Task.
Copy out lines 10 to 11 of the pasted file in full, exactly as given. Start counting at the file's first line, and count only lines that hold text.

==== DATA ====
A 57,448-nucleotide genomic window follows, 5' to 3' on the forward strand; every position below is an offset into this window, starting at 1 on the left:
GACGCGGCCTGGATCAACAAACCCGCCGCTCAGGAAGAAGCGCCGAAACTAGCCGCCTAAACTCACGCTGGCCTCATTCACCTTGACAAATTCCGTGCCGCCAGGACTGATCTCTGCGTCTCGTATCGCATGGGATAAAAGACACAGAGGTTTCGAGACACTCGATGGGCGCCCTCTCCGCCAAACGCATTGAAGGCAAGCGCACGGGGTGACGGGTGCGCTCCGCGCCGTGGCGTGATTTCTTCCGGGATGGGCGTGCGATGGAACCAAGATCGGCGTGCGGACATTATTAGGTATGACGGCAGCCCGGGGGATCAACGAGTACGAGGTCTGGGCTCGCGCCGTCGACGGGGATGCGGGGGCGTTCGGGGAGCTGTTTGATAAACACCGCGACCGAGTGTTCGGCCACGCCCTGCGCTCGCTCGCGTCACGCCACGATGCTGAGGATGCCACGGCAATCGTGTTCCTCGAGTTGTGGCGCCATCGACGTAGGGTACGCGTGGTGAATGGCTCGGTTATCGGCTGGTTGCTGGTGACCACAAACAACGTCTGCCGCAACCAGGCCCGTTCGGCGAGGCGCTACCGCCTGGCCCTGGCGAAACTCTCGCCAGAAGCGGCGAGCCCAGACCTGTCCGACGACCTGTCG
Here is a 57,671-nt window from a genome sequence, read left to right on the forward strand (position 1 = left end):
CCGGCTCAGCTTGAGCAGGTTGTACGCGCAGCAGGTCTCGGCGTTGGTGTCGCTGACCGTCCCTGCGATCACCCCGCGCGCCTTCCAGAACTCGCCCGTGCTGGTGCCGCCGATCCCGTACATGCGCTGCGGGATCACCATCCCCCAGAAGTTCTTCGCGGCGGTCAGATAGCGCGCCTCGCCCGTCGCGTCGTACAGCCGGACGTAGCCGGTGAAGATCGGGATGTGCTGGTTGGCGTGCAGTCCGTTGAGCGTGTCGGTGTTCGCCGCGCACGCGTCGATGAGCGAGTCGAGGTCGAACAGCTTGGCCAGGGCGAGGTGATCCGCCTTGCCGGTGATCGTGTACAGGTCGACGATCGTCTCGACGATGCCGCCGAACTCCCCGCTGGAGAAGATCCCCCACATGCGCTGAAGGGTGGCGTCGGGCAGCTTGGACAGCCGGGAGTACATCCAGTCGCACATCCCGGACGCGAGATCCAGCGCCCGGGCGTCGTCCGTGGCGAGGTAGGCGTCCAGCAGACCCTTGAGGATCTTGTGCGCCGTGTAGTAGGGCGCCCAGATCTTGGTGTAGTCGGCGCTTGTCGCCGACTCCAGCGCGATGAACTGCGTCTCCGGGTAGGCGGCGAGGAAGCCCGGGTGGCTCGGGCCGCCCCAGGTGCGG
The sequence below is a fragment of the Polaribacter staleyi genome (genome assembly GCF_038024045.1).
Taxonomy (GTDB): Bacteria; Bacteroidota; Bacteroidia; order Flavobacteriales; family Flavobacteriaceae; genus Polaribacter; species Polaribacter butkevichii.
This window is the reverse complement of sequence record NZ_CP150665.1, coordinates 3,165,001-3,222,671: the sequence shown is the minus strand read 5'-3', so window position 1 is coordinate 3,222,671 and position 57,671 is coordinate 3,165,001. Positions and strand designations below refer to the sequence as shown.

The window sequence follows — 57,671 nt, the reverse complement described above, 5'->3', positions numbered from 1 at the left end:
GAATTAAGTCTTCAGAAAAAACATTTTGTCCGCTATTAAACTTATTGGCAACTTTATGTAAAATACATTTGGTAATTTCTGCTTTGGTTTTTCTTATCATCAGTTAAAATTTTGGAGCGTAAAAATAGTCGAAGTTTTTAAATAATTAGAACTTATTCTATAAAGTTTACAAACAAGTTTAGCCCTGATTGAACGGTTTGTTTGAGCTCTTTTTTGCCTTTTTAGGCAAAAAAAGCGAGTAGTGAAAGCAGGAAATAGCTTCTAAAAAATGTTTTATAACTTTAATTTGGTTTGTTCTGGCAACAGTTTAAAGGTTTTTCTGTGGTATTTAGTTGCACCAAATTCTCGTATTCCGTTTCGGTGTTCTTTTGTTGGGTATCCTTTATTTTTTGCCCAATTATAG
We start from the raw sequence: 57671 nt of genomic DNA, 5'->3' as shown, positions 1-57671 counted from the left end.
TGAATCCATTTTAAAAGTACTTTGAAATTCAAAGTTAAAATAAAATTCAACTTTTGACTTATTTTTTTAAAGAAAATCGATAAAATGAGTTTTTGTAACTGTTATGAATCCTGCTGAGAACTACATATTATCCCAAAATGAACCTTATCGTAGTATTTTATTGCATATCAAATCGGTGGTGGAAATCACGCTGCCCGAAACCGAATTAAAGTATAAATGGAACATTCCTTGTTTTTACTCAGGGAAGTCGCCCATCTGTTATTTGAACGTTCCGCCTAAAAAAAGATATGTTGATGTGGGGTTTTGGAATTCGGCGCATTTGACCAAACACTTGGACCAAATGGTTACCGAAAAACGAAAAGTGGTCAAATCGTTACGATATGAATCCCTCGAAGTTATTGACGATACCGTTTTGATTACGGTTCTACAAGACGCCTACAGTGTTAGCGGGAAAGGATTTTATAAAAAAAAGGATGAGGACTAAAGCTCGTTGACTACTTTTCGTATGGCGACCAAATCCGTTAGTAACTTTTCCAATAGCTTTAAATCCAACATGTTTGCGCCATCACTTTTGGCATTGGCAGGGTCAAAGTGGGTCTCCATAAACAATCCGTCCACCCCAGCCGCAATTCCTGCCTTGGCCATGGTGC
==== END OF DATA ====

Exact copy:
We start from the raw sequence: 57671 nt of genomic DNA, 5'->3' as shown, positions 1-57671 counted from the left end.
TGAATCCATTTTAAAAGTACTTTGAAATTCAAAGTTAAAATAAAATTCAACTTTTGACTTATTTTTTTAAAGAAAATCGATAAAATGAGTTTTTGTAACTGTTATGAATCCTGCTGAGAACTACATATTATCCCAAAATGAACCTTATCGTAGTATTTTATTGCATATCAAATCGGTGGTGGAAATCACGCTGCCCGAAACCGAATTAAAGTATAAATGGAACATTCCTTGTTTTTACTCAGGGAAGTCGCCCATCTGTTATTTGAACGTTCCGCCTAAAAAAAGATATGTTGATGTGGGGTTTTGGAATTCGGCGCATTTGACCAAACACTTGGACCAAATGGTTACCGAAAAACGAAAAGTGGTCAAATCGTTACGATATGAATCCCTCGAAGTTATTGACGATACCGTTTTGATTACGGTTCTACAAGACGCCTACAGTGTTAGCGGGAAAGGATTTTATAAAAAAAAGGATGAGGACTAAAGCTCGTTGACTACTTTTCGTATGGCGACCAAATCCGTTAGTAACTTTTCCAATAGCTTTAAATCCAACATGTTTGCGCCATCACTTTTGGCATTGGCAGGGTCAAAGTGGGTCTCCATAAACAATCCGTCCACCCCAGCCGCAATTCCTGCCTTGGCCATGGTGC